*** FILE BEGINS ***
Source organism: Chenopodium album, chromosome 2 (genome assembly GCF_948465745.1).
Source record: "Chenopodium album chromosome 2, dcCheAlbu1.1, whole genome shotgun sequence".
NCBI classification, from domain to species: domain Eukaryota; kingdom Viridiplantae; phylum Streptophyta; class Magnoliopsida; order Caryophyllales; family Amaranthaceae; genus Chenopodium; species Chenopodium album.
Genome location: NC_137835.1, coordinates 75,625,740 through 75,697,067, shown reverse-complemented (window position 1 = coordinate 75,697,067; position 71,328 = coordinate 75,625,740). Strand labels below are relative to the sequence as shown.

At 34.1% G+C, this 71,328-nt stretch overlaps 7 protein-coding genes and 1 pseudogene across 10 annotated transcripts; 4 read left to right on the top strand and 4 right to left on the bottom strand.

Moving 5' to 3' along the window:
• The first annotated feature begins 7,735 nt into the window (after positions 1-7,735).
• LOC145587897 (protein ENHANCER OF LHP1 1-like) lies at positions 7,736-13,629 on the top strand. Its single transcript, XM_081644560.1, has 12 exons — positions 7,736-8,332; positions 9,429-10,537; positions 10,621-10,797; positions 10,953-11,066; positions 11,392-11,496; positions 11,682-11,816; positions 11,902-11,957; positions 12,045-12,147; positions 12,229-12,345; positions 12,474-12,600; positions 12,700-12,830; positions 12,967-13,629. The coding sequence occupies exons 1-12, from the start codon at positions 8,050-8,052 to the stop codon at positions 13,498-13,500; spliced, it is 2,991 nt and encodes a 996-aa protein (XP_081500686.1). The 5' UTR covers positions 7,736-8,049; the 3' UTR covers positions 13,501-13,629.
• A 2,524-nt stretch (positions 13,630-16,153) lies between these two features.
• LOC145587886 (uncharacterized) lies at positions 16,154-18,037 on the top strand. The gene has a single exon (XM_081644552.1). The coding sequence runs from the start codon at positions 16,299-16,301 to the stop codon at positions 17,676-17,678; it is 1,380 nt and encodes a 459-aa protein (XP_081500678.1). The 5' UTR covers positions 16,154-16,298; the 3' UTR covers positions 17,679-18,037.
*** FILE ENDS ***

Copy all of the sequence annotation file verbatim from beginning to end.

Source organism: Chenopodium album, chromosome 2 (genome assembly GCF_948465745.1).
Source record: "Chenopodium album chromosome 2, dcCheAlbu1.1, whole genome shotgun sequence".
NCBI classification, from domain to species: domain Eukaryota; kingdom Viridiplantae; phylum Streptophyta; class Magnoliopsida; order Caryophyllales; family Amaranthaceae; genus Chenopodium; species Chenopodium album.
Genome location: NC_137835.1, coordinates 75,625,740 through 75,697,067, shown reverse-complemented (window position 1 = coordinate 75,697,067; position 71,328 = coordinate 75,625,740). Strand labels below are relative to the sequence as shown.

At 34.1% G+C, this 71,328-nt stretch overlaps 7 protein-coding genes and 1 pseudogene across 10 annotated transcripts; 4 read left to right on the top strand and 4 right to left on the bottom strand.

Moving 5' to 3' along the window:
• The first annotated feature begins 7,735 nt into the window (after positions 1-7,735).
• LOC145587897 (protein ENHANCER OF LHP1 1-like) lies at positions 7,736-13,629 on the top strand. Its single transcript, XM_081644560.1, has 12 exons — positions 7,736-8,332; positions 9,429-10,537; positions 10,621-10,797; positions 10,953-11,066; positions 11,392-11,496; positions 11,682-11,816; positions 11,902-11,957; positions 12,045-12,147; positions 12,229-12,345; positions 12,474-12,600; positions 12,700-12,830; positions 12,967-13,629. The coding sequence occupies exons 1-12, from the start codon at positions 8,050-8,052 to the stop codon at positions 13,498-13,500; spliced, it is 2,991 nt and encodes a 996-aa protein (XP_081500686.1). The 5' UTR covers positions 7,736-8,049; the 3' UTR covers positions 13,501-13,629.
• A 2,524-nt stretch (positions 13,630-16,153) lies between these two features.
• LOC145587886 (uncharacterized) lies at positions 16,154-18,037 on the top strand. The gene has a single exon (XM_081644552.1). The coding sequence runs from the start codon at positions 16,299-16,301 to the stop codon at positions 17,676-17,678; it is 1,380 nt and encodes a 459-aa protein (XP_081500678.1). The 5' UTR covers positions 16,154-16,298; the 3' UTR covers positions 17,679-18,037.